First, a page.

Fourthly, as of right now, when I’m writing these words, twelve hours had passed since the first batch of Office Actions. In these twelve hours, through my own investigation and other users’ reports, the Foundation didn’t reach out to any of the users who got banned, desysoped, or warned prior to their action. Let me reiterate that: the Foundation didn’t reach out to the people who get banned to listen to their explanations. They just outright ban with no advanced notice or hearing the defendants. I don’t care how you do it. I don’t care how you conduct your so-called “investigation” — you don’t have any solid evidence, you don’t even give people a chance to explain or debate, you are just covering up as much as you can. The Foundation does not consider whether there is a conflict of interest between the WMC and the people who “report” and submit the so-called “evidence,” such as whether their political ideology is pro-Hong Kong independence extremist, pro-Taiwan independence extremist, or anti-communist, all group who would like to see the WMC, which officially politically neutral, but it’s members are generally pro-Beijing or okay-with-Beijing, to collapse. I need to point out that those who got banned and desysoped are better at writing actual encyclopedia entries and anti-vandalism than at gossiping and tattling.
Fifthly, according to the ranking of administrator activity on XTools and my rough calculations, among the top 30 most active administrators on Chinese Wikipedia (excluding bots), 10 of them are either banned or desysoped. That’s one-third of them! And among the top ten, 4 are banned or desysoped. The most active administrator on Chinese Wikipedia, nicknamed “Chung Chung Fei” from Hong Kong, outnumbering all other administrators in activeness, was globally banned. Tell me, what are you going to do about this mess? The Chinese Wikipedia is not a small project, it has a lot of administrative work to do and often backlogs. What are you going to do about it? Have you actually researched it before you started banning and desysopping? Have you ever considered the consequences?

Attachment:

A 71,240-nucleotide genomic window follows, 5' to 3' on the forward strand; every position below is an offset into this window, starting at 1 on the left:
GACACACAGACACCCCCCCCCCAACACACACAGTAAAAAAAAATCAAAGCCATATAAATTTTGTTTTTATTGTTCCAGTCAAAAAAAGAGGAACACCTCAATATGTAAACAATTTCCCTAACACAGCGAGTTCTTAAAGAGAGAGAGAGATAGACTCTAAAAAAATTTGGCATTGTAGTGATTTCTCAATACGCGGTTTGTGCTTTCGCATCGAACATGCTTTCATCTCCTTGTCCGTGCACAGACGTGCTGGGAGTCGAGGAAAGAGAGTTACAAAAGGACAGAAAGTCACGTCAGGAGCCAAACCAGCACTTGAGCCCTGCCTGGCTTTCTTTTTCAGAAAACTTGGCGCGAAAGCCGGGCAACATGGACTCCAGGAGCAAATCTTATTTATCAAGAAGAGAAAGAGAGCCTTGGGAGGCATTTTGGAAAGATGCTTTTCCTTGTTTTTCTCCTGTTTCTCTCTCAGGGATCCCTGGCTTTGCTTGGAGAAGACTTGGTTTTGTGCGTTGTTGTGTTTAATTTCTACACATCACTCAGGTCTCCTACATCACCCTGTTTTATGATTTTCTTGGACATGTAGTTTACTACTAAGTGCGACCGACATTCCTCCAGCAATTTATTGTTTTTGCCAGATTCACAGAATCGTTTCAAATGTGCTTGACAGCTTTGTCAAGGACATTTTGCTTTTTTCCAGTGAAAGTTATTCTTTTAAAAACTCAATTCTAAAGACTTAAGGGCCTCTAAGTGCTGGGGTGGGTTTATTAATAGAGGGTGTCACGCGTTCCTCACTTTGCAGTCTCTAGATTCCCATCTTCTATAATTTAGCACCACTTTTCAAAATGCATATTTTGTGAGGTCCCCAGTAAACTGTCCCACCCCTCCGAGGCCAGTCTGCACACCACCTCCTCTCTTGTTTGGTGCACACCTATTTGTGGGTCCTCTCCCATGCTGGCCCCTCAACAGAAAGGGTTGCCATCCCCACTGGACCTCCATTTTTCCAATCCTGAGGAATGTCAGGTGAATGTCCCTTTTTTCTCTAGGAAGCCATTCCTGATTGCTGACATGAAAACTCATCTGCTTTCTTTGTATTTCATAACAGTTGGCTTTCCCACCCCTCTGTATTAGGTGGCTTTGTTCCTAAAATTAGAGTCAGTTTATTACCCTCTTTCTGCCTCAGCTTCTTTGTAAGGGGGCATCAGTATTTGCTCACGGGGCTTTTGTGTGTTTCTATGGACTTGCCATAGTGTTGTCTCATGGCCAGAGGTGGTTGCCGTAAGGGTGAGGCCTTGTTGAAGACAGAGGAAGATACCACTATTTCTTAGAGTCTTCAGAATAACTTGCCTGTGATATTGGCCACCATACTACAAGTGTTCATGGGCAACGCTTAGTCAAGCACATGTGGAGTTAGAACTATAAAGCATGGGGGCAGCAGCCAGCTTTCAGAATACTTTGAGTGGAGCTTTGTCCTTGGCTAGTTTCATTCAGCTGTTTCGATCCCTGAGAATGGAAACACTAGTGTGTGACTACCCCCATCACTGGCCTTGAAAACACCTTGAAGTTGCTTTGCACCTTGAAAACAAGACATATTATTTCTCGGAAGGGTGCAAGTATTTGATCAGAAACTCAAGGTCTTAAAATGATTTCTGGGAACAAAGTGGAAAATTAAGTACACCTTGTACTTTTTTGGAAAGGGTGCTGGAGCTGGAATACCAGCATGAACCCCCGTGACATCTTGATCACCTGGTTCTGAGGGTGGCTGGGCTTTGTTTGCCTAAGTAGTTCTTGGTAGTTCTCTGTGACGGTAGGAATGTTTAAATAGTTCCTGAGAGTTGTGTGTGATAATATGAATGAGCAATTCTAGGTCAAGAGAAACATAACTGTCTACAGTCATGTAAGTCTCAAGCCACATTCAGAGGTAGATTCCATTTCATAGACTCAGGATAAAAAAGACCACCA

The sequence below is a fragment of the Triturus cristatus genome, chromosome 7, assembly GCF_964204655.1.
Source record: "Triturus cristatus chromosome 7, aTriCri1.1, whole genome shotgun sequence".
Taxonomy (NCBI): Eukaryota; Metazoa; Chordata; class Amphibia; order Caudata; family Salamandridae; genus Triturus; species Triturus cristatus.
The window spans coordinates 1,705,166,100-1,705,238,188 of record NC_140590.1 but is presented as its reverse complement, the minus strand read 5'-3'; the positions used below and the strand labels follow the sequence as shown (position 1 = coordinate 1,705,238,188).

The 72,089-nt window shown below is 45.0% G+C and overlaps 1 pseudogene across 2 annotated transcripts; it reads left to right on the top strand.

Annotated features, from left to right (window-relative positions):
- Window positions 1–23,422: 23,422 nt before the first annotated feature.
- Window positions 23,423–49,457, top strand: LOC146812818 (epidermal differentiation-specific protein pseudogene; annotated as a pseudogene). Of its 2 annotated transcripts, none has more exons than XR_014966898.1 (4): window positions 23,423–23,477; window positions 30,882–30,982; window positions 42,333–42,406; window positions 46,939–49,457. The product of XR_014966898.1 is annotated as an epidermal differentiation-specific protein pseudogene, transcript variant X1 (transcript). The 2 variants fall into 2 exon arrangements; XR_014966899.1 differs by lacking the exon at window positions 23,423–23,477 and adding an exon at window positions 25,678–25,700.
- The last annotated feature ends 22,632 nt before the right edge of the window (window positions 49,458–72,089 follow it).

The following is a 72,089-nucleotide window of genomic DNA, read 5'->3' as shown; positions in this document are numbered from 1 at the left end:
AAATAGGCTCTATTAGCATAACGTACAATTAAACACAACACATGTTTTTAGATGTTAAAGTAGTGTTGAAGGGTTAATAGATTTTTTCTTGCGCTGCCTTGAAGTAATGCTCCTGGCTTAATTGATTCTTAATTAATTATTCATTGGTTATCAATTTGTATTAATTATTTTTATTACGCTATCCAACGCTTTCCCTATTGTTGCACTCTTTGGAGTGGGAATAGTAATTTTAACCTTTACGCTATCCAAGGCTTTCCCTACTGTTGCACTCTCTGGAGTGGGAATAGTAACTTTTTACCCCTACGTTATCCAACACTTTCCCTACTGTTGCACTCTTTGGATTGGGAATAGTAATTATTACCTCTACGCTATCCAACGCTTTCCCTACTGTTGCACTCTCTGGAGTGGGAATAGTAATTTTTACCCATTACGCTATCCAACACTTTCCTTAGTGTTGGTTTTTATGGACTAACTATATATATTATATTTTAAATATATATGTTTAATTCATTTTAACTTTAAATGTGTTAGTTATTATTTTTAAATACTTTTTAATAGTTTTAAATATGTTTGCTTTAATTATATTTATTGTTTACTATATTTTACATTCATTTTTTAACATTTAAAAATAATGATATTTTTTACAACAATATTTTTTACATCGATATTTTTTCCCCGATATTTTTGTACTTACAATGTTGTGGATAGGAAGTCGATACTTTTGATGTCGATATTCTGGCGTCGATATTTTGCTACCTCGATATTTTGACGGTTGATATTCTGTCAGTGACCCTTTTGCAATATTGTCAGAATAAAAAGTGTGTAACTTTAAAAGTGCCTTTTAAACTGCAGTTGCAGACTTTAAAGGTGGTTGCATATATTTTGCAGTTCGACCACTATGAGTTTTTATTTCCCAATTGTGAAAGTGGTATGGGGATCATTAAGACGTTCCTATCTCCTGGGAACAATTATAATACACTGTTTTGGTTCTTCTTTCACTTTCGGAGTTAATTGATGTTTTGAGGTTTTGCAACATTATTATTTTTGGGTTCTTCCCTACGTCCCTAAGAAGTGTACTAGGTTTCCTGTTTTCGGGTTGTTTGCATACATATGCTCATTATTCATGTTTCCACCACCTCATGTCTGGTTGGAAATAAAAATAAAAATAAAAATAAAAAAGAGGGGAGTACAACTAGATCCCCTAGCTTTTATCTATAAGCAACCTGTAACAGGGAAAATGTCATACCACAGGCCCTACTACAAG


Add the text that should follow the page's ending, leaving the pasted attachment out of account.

In the end, I think there must be some newbies, especially those who have just made a few dozens or several hundreds of edits, who would like to ask: “If the Foundation is so hostile to the mainland Chinese community, what’s the point of me keep contributing to Wikipedia?”
What I want to tell you is: you are the future of the mainland Chinese community. We write Wikipedia instead of Baidu Baike, because we agree with Wikipedia’s idea of sharing and openness. You write it for your hometown, your profession, and the thing you love, not for WMC, and, of course, not the Foundation. With your own action, tell everybody that the mainland Chinese community will not be crushed — and the more they suppress, the more we resist. Now it is time for you to stand up. Fight, fail, fight again, fail again, fight again …… until victory!
In closing, I, on behalf of the Wikimedians User Group and the Wikimedia community in mainland China, would like to shout out to the Wikimedia Foundation: We are open to talk about anything, yet the one who doesn’t want to talk, is you, the Wikimedia Foundation. If there are problems, we can discuss them; if there are misunderstandings, we can resolve them. If you are willing to discuss issues with us on an equal footing, we are more than welcome that. Whatever you are doing, we, the community, are watching.